When we read the article about Yogi Bear and his sidekicks, we were truly upset to learn that the artistic creations of Joe Barbera and Bill Hanna are to be used in a manner for which they were never intended ("Yogi Bear Gets a Bit of the Ren & Stimpy Attitude," by Michael P. Lucas, Sept. 23). Putting names of characters created by Barbera and Hanna on entirely different, evil and horrible replacements is an insult to the designers and the viewers, especially to children. People throughout the world truly love and appreciate these extremely talented gentlemen and their fabulous cartoons, and it seems the happy images they created are being destroyed.
ENTERTAINMENT
November 19, 2013 | By Robert Lloyd, Los Angeles Times Television Critic
Although (and also because) they exist at the margins of what we talk about when we talk about television -- cable drama eating up most of that air, unfairly -- cartoons are among the most original, personal, forward-looking and also historically conscious works the medium has to offer. And much as advances in home-recording technology democratized music, better and more affordable animation software has helped open up TV, in its coat of many platforms, to new and independent voices.
OPINION
March 27, 2005
I was delighted to see that you dropped the cartoon format of the Opinion section March 20 and printed some substantive articles. I read most of the Opinion section for the first time in several months. Please continue to improve the quality and substance. Janet Howell Valencia I am so tired of the really tired opinion that cartoons are always childish and/or only for kids. Many deep and profound ideas can be said with an image with a few lines. You still seem to have many written opinion columns, so it's not as if a few drawings have suddenly brought down the quality of the writing.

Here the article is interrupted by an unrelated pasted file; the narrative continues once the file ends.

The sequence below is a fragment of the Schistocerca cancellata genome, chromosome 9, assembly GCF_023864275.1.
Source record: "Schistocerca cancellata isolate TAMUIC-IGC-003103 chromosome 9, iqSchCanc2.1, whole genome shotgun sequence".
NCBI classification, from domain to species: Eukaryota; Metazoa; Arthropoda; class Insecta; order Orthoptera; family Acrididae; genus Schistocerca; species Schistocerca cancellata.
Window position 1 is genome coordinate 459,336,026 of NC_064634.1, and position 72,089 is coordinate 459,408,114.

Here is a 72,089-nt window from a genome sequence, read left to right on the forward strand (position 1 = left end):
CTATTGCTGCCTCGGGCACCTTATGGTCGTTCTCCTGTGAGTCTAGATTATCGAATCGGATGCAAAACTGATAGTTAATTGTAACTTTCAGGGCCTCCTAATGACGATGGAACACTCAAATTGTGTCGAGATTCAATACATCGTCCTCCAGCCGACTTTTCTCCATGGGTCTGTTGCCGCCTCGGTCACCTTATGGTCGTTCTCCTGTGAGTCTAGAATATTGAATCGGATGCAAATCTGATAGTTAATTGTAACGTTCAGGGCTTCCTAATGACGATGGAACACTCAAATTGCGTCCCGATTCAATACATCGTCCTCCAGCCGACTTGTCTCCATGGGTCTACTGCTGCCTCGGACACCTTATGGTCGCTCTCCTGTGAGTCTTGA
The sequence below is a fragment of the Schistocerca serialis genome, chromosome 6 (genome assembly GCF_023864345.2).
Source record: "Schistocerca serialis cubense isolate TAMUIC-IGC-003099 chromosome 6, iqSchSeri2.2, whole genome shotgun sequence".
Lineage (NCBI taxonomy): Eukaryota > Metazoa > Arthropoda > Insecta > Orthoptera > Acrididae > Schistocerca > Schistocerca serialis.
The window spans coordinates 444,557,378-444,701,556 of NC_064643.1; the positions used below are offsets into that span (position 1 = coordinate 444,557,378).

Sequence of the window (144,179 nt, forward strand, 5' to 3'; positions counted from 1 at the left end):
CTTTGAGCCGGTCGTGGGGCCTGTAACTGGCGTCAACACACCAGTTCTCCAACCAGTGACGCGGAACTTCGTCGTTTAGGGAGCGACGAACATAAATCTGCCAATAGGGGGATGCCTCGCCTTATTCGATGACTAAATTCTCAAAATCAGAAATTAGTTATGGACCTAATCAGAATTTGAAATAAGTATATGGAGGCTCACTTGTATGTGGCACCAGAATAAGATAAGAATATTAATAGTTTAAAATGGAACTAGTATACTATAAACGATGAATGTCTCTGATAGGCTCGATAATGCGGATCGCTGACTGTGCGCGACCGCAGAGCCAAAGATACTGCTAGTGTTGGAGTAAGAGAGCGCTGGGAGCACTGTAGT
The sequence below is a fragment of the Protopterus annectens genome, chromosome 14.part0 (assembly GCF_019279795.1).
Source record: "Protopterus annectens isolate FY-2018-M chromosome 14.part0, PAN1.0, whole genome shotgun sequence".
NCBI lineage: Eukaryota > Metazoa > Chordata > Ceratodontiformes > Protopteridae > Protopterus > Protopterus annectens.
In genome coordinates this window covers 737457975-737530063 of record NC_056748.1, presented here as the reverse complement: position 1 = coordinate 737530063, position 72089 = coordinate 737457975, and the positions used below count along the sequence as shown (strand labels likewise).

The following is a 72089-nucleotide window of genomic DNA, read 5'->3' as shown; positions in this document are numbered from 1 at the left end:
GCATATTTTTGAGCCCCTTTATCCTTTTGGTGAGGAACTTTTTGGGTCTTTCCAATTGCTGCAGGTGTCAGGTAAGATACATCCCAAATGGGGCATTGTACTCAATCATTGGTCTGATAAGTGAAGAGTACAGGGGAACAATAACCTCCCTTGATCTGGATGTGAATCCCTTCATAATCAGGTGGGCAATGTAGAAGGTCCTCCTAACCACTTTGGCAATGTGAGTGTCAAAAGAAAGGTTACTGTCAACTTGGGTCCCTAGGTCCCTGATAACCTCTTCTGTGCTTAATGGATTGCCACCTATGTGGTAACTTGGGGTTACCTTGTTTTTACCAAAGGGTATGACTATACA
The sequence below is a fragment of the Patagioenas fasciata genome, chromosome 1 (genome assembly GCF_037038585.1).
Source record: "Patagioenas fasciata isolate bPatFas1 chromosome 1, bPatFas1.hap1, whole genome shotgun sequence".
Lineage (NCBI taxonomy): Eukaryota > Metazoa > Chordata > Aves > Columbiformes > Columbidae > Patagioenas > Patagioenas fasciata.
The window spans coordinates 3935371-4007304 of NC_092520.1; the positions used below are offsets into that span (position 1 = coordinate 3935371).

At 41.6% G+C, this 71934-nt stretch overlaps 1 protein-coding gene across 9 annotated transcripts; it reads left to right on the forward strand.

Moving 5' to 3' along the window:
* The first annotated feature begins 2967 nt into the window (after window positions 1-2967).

WORLD
February 2, 2006 | From Times Wire Reports
Newspapers in France, Germany, Italy and Spain published caricatures of the prophet Muhammad that have sparked anger among Muslims since they first appeared in a Danish newspaper in September. The Middle East Islamic tradition bars any depiction of the prophet, and publication of the drawings has divided opinion within Europe. French and German papers cited freedom of expression in publishing the cartoons.
NATIONAL
February 21, 2014
Barack Obama was first sworn into office on Jan. 20, 2009, and, from that day to this, a battle for the soul of America has been waged. The half-decade since has been one of the most politically polarized periods in U.S. history as conservative talk radio hosts, Fox News commentators, secretive billionaire campaign financiers, the NRA, the tea party movement and right wing celebrities such as Sarah Palin and Glenn Beck have all tried to delegitimize the...
ENTERTAINMENT
February 7, 2014 | By Meg James
Nickelodeon's new cartoon was hatched not through traditional television channels but in a Studio City efficiency apartment nicknamed the "Doodle Chamber. " The 41/2 -minute cartoon about two feisty, accident-prone ducks was intended to be a one-off, a little film crafted to entertain fellow animators at a short-film festival held at a New York bar. But in the hurly-burly world of children's television, network executives are desperate to find that next big hit. When animator Gary Di Raffaele, who goes by the name Gary Doodles, got an inquiry from a Nickelodeon executive about his duck cartoon, which he had posted on YouTube: "I thought it was spam," Di Raffaele said.
ENTERTAINMENT
February 3, 2014 | By Robert Lloyd, Los Angeles Times Television Critic
"Wallykazam!," you might have guessed from the title, is a show for young people. Premiering Monday afternoon on Nickelodeon, it is a preschool, literacy-based cartoon that essentially takes a "Sesame Street" sound-of-this-letter blackout and works it into a 22-minute story. Wally is a 6-year-old troll with a puppyish pet dragon named Norville, evidently a graduate of the Scooby-Doo School of Diction, and a magic stick that can create things out of thin air, but only if they begin with the letter-sound of the day. (It's like a supernatural Enigma machine.)